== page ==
This contagious optimism went on to permeate the entire Renaissance. It was manifested in various domains, such as architecture, sculpture, and painting, yielding unprecedented masterpieces like those of Michelangelo, Leonardo, and Rafael.
Originally conceived to resurrect past knowledge and wisdom, the Renaissance quickly evolved into an era where anything seemed possible. Even in its original goal, Renaissance humanism aimed to draw upon the past to create a better world—both in the present and future. And as long as the Renaissance lasted, this goal was often achieved.
While Petrarch lamented the idea that he was living in a “Dark Age,” just a few decades later, writers in Florence were celebrating how they were living in a new Golden Age. That is a profound cultural transformation, to say the least, and was a triumph of Renaissance humanism.
We can also see the success of the Renaissance movement tangibly reflected in remarkable buildings, like the Palazzo Medici, since architecture like this didn’t even exist before the Renaissance. As you might recall, only ruins of ancient buildings remained in Rome. The dedicated work of Renaissance architects and scholars, studying the broken remains of Roman buildings, allowed masterpieces like this to be created.
How We Could Apply Renaissance Ideas Today
In the same way that Renaissance thinkers sought to identify and apply the best wisdom of the ancient world in their own time, we could do the same today. But in addition to classical writers, we can also draw upon the wisdom and knowledge of the Renaissance.
Discovering ways to draw on the wisdom of the past is a goal of the Renaissance Program, which doesn’t focus on just learning about past thinkers but on what we might learn from them.
In addition to offering a short course in Florence to introduce participants to the ideas that ignited and shaped the Renaissance, the Renaissance Program also looks at how these ideas were applied.
Exploring how these ideas were put into practice during the Renaissance can inform fields like education and architecture today, offering a way to blend past, present, and future to create a more humane, vibrant, and fulfilling world.
As the philosopher Edmund Burke noted in 1790, human civilization is a timeless partnership in all the arts and sciences. For this reason, he wrote, our human work spans generations, and thus society “becomes a partnership not only between those who are living, but between those who are living, those who are dead, and those who are to be born.”
We could, for example, significantly apply Renaissance thought to modern architecture today—a field in which many architects gave up on the idea of beauty long ago. But in contrast to many moderns, Renaissance architects realized that beauty was an objective aspect of nature that could be studied, understood, and applied to create beautiful works.
The knowledge of how to create beautiful buildings was never entirely lost to architects—indeed, it still exists today if someone wants to seek it out. Instead, it became ignored, forgotten, and sometimes suppressed, like other forms of historical knowledge.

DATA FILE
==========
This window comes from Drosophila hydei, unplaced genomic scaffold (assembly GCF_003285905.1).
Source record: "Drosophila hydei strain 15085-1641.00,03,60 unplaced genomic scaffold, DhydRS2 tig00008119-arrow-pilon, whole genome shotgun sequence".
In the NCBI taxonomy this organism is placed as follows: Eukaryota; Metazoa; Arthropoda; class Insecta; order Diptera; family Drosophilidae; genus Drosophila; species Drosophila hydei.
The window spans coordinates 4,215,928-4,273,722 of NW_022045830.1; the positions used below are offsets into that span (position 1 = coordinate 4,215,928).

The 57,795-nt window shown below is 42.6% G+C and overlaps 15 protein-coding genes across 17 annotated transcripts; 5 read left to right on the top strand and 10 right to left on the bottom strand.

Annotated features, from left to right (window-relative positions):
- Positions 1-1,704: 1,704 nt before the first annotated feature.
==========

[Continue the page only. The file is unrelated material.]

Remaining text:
As scholar and historian Michael R.J. Bonner has pointed out, the Futurist Manifesto (1909) of the Italian poet and art theorist Filippo Tommaso Marinetti called for the legacy of the past not to be superseded but to be “wholly repudiated and destroyed.” He believed that the relics of the past needed obliteration to pave the way for a glorious future.
Marinetti advocated the eradication of antiquated museums, libraries, and books, seeing them as roadblocks to progress. In one of his most striking declarations, he encouraged his readers to “Take up your pickaxes, your axes and hammers and wreck, wreck the venerable cities, pitilessly!”
While this is an extreme and insane vision, laced with violence, it’s not that much different from our typical, modern view that the past is worthless, since it has been superseded by “progress.” Of course, this destruction of the past is opposite to the worldview of the Renaissance humanists, who believed we could create a true partnership across time—weaving past, present, and future together—to create a much better world.
In conclusion, we still have much to learn from the Renaissance today, including how we could transform education and create a more beautiful and satisfying world.
The Renaissance reminds us that the past, tradition, and profound innovation are complementary forces rather than opposing ones. By weaving together these elements, we, too, can create lasting works of greatness to benefit our time and future generations.
Living Ideas Journal. An online journal edited by David Fideler on how the humanities can contribute to today’s world and deepen our experience of being alive.
The Renaissance Program in Florence. A five-day immersive course entitled Creating the Best Possible World: The Energizing Ideas of the Italian Renaissance.
In Defense of Civilization: How Our Past Can Renew Our Present. An important book by Michael R.J. Bonner on why having a sense of the past is essential and how it has led to the renewal of civilization on various occasions and in different epochs.
Virtue Politics: Soulcraft and Statecraft in Renaissance Italy by James Hankins. A massive and comprehensive study by the foremost intellectual historian of the Renaissance about how the revival of classical ethical philosophy helped to inspire the emergence of the Renaissance and its social thought.
Leon Battista Alberti: The Chameleon’s Eye by Caspar Person. An engaging and recent biography of Alberti, the avatar of Renaissance optimism, which beautifully details the impact that Brunelleschi’s dome had on Alberti’s thought about human achievement.